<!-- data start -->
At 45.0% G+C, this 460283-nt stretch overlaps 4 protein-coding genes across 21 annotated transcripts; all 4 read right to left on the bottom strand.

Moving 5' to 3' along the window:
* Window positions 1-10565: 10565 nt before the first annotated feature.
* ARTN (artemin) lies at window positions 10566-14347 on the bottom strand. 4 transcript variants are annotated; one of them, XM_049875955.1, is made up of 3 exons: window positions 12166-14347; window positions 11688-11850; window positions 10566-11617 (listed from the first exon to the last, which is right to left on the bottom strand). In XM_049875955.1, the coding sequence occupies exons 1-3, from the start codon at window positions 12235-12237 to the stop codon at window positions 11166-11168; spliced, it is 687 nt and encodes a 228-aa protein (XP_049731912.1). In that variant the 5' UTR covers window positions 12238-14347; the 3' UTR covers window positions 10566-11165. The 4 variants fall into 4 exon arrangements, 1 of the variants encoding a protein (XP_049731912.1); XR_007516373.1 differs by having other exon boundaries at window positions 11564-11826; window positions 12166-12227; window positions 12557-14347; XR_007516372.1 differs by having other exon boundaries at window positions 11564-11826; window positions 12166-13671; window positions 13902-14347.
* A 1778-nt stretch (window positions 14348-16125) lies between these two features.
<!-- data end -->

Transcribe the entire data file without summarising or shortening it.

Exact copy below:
At 45.0% G+C, this 460283-nt stretch overlaps 4 protein-coding genes across 21 annotated transcripts; all 4 read right to left on the bottom strand.

Moving 5' to 3' along the window:
* Window positions 1-10565: 10565 nt before the first annotated feature.
* ARTN (artemin) lies at window positions 10566-14347 on the bottom strand. 4 transcript variants are annotated; one of them, XM_049875955.1, is made up of 3 exons: window positions 12166-14347; window positions 11688-11850; window positions 10566-11617 (listed from the first exon to the last, which is right to left on the bottom strand). In XM_049875955.1, the coding sequence occupies exons 1-3, from the start codon at window positions 12235-12237 to the stop codon at window positions 11166-11168; spliced, it is 687 nt and encodes a 228-aa protein (XP_049731912.1). In that variant the 5' UTR covers window positions 12238-14347; the 3' UTR covers window positions 10566-11165. The 4 variants fall into 4 exon arrangements, 1 of the variants encoding a protein (XP_049731912.1); XR_007516373.1 differs by having other exon boundaries at window positions 11564-11826; window positions 12166-12227; window positions 12557-14347; XR_007516372.1 differs by having other exon boundaries at window positions 11564-11826; window positions 12166-13671; window positions 13902-14347.
* A 1778-nt stretch (window positions 14348-16125) lies between these two features.